So many opportunities, and some challenges, too.
Replacing just a portion of a lawn with trees and native shrubs provides so many opportunities.
This is just a partial list:
There's the opportunity to...
1. Support the life of birds.
2. Increase the numbers of pollinators.
3. Provide more food for wildlife.
4. Give the world more butterflies and moths, more ladybugs and light'n bugs.
5. Lower the burden on water supplies.
6. Reduce CO2 in the atmosphere by not burning fossil fuels in the mowers and blowers and in the trucks that carry mow n blow crews.
7. Cut down on the gallons of pesticides and herbicides sprayed over our neighborhoods.
8. Keep our houses cooler in the summer with the shade and warmer in the winter with the shelter.
9. Free up all those hours spent every summer mowing and blowing and watering and spraying.
10. Provide natural beauty and peace.
Of course, with OPPORTUNITIES come CHALLENGES.
Luckily, they are few, and easy to deal with.
Luckily, they are few, and easy to deal with.
Trees grow so slowly
1. “A long journey begins with a single step.” It takes many years to grow a tree. So the very first thing you need is PATIENCE. You may move away before any tree has matured, but if you have planted just one oak and left its leaves beneath it, you have enriched the ecosystem by planting a tree that will support the hundreds of caterpillar species and the birds that rely on them to feed their offspring. Plus, you'll never want to use any kind of pesticide. Even if the caterpillars eat all of the leaves, it's not like this is that tree's first caterpillar rodeo - or its ten thousandth. The tree will leaf out again once the insects are finished. After all, the trees and the bugs have long since worked out this co-existence thing. That's why you chose a native tree.
Aren't trees expensive to buy?
2. Purchasing and planting even one tree can be EXPENSIVE. Go to a commercial nursery and you can spend over $500 for one white oak - and that will be so big you'll have to pay someone else to haul it and plant it. A locally owned native plant nursery will be able to guide you toward something appropriate for your yard - and less expensive. Or you can get ten - count ‘em, ten - hardwood seedlings from the Georgia Forestry Commission for 35 bucks. Or bare root seedings free by joining the Arbor Day Foundation. Or you could invest some patient sweat equity on a rescue with a group in your area like the Georgia Native Plant Society. It needn't be expensive as long as you are patient.
What will the NEIGHBORS say?
3. It’s a free country - unless you live in a subdivision with a Homeowner’s Association. Neighbors may quickly declare a vibrant, varied native garden, "messy." Don't let them get started about the charming wildness of a meadow area. But who doesn't love trees? If you are reducing grass in the front where everyone can see, plant the trees that will become the tallest first, and - for awhile, at least - continue to mow the grass around them, leaving the area under the expanding canopy mulched with the tree's own leaves. (The neighbors will be clueless about what you are up to.) As you expand adding more native trees and shrubs, make a neat edge with stone curbing or garden flowers between the mowed and the natural.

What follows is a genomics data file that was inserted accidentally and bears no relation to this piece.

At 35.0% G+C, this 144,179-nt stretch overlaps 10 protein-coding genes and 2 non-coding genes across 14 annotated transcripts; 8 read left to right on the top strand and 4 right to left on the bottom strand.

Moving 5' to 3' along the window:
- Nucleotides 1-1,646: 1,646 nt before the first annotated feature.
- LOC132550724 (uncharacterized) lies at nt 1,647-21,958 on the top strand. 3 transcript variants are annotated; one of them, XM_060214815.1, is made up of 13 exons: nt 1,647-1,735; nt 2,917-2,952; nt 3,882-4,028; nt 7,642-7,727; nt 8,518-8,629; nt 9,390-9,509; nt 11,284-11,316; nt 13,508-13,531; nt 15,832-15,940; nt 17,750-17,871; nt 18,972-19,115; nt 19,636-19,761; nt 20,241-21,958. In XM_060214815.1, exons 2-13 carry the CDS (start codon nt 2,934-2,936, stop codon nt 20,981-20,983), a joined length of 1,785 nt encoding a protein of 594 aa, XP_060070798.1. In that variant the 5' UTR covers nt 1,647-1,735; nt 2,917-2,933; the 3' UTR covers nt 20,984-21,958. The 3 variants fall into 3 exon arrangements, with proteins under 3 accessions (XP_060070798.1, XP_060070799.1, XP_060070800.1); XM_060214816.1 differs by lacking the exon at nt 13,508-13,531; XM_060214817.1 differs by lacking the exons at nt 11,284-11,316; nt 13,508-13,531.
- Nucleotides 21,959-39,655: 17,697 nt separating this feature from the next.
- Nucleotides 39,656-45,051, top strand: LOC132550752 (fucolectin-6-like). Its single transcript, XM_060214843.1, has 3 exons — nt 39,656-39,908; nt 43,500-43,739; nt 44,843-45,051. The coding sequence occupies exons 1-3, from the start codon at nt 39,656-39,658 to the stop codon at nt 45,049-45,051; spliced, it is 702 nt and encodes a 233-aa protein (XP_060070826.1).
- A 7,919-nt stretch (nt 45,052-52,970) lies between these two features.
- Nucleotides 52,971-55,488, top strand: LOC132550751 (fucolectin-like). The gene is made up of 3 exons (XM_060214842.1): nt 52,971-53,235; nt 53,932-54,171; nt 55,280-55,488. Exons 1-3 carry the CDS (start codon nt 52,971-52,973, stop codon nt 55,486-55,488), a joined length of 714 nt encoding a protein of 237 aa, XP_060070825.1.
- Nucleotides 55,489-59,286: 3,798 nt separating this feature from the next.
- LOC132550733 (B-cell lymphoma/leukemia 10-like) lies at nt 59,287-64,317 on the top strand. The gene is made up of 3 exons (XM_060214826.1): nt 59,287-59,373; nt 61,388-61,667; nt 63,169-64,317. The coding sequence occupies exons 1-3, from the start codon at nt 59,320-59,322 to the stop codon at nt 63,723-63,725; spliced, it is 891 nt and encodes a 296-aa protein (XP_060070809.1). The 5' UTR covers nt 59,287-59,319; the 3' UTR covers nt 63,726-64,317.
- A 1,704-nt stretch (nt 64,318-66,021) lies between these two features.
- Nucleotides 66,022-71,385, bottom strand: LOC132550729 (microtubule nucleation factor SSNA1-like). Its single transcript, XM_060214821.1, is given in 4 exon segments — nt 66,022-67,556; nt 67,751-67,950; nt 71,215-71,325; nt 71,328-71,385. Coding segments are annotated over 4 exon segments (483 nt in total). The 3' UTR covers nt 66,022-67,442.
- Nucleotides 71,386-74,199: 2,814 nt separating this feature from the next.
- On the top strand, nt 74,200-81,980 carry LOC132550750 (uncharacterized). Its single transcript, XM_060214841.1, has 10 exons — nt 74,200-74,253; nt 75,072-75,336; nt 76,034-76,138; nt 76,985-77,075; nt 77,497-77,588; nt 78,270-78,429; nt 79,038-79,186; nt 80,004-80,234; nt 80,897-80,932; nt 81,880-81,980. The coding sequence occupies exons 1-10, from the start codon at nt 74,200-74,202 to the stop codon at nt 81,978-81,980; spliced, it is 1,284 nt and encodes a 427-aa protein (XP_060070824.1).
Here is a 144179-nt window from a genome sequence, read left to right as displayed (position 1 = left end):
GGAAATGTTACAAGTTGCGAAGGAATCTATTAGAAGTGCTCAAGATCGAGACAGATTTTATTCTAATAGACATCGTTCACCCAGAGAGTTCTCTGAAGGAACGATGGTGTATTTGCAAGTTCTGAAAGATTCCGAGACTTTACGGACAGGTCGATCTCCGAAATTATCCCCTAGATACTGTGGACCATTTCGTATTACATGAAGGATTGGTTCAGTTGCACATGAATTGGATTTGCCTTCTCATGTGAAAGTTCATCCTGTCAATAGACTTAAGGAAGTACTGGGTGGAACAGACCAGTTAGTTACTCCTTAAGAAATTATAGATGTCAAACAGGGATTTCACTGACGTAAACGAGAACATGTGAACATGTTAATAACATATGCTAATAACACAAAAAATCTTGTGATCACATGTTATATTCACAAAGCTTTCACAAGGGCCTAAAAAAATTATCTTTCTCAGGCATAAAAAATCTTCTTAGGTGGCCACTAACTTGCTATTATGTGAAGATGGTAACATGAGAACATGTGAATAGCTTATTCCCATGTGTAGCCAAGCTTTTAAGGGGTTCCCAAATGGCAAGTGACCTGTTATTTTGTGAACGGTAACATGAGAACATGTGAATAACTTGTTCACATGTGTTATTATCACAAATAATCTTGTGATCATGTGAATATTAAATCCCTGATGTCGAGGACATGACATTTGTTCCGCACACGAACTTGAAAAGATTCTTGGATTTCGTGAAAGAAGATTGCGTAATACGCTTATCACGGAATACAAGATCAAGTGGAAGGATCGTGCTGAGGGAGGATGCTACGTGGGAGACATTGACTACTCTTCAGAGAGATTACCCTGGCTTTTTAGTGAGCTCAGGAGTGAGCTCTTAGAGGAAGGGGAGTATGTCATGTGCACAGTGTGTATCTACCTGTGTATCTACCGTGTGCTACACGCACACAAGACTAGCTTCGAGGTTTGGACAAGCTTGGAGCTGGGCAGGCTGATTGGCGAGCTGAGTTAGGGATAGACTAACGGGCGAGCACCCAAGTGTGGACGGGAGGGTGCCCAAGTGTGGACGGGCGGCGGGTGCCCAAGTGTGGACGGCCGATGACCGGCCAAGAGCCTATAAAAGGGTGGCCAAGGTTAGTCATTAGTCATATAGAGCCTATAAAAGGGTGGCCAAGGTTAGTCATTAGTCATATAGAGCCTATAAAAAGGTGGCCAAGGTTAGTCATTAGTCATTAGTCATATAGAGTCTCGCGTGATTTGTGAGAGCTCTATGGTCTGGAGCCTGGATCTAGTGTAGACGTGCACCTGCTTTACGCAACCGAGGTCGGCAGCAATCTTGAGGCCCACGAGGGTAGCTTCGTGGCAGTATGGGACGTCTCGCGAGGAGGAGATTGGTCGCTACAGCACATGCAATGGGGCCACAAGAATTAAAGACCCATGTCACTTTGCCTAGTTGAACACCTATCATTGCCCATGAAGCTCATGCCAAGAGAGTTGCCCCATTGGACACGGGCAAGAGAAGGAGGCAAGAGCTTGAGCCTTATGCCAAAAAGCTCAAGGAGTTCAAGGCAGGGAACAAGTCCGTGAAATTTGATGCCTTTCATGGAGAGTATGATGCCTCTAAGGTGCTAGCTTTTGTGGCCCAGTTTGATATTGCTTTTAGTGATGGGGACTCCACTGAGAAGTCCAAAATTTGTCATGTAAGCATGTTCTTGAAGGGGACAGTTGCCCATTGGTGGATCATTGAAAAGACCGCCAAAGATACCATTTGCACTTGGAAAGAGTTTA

Trees are MESSY!
4. Yes, you don't want to discover the special characteristics of sweetgum balls when you walk barefoot on your patio. Or learn what the fruits of a Black Cherry are like if you park your car under one. Trees roots are curious about sewer and septic systems, too. So consider issues like that when deciding what and where to plant. Water supply and sewer lines in good condition present no problems, but if you want to be extra cautious, click HERE for sewer safe trees. Click HERE for suggestions on what to plant if you have a septic system. Ask good questions at the nursery. But do welcome everything that trees drop. Their leaves, flowers, seeds, and branches when left on the ground provide vital habitat for all those tiny members of our ecosystem necessary for the life and breath of our Earth.
5. I don’t want to plant something that will just fall on my house. True, what goes up. must come down. Like, later, much later. Average life spans for oaks range from 100 to 300 years (some can live 900 years!) So, while you might feel a skosh uncomfortable for giving some poor homeowner a removal problem sometime in, say, 2270, think of the millions (billions?) of birds, butterflies and moths that will have thrived because of what you planted. Think of the tons of carbon dioxide removed from the atmosphere. Besides, they’ll have some kind of space laser that’ll turn an old tree into mulch by then, won’t they? Do plant at least six feet away from the foundation, and if you plant several trees close together (as you should), the roots will intertwine to create a mighty mass resistant to the strongest winds.
6. I have NO IDEA how to start. Well, sir or madam, that is why you are reading this document.
But WHAT to plant?